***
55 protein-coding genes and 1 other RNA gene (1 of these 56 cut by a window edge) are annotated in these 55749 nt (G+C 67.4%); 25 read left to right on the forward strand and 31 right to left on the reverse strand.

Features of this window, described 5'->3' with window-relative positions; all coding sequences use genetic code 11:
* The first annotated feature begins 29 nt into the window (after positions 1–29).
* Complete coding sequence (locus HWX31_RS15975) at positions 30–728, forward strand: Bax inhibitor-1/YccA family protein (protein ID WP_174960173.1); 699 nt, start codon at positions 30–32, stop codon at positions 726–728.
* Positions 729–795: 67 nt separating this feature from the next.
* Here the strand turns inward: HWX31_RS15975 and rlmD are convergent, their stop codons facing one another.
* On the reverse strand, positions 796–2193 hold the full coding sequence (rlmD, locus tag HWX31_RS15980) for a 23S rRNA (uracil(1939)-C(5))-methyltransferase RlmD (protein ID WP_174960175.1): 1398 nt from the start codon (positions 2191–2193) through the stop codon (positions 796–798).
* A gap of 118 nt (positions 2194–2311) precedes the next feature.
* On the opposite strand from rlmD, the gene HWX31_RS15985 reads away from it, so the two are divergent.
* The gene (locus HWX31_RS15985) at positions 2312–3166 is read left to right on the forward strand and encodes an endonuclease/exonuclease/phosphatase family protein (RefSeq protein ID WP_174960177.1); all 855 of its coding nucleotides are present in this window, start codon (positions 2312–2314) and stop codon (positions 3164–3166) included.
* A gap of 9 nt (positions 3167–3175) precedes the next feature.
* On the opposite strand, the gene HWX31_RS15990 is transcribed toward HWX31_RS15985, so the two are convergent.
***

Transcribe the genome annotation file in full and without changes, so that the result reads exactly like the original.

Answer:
55 protein-coding genes and 1 other RNA gene (1 of these 56 cut by a window edge) are annotated in these 55749 nt (G+C 67.4%); 25 read left to right on the forward strand and 31 right to left on the reverse strand.

Features of this window, described 5'->3' with window-relative positions; all coding sequences use genetic code 11:
* The first annotated feature begins 29 nt into the window (after positions 1–29).
* Complete coding sequence (locus HWX31_RS15975) at positions 30–728, forward strand: Bax inhibitor-1/YccA family protein (protein ID WP_174960173.1); 699 nt, start codon at positions 30–32, stop codon at positions 726–728.
* Positions 729–795: 67 nt separating this feature from the next.
* Here the strand turns inward: HWX31_RS15975 and rlmD are convergent, their stop codons facing one another.
* On the reverse strand, positions 796–2193 hold the full coding sequence (rlmD, locus tag HWX31_RS15980) for a 23S rRNA (uracil(1939)-C(5))-methyltransferase RlmD (protein ID WP_174960175.1): 1398 nt from the start codon (positions 2191–2193) through the stop codon (positions 796–798).
* A gap of 118 nt (positions 2194–2311) precedes the next feature.
* On the opposite strand from rlmD, the gene HWX31_RS15985 reads away from it, so the two are divergent.
* The gene (locus HWX31_RS15985) at positions 2312–3166 is read left to right on the forward strand and encodes an endonuclease/exonuclease/phosphatase family protein (RefSeq protein ID WP_174960177.1); all 855 of its coding nucleotides are present in this window, start codon (positions 2312–2314) and stop codon (positions 3164–3166) included.
* A gap of 9 nt (positions 3167–3175) precedes the next feature.
* On the opposite strand, the gene HWX31_RS15990 is transcribed toward HWX31_RS15985, so the two are convergent.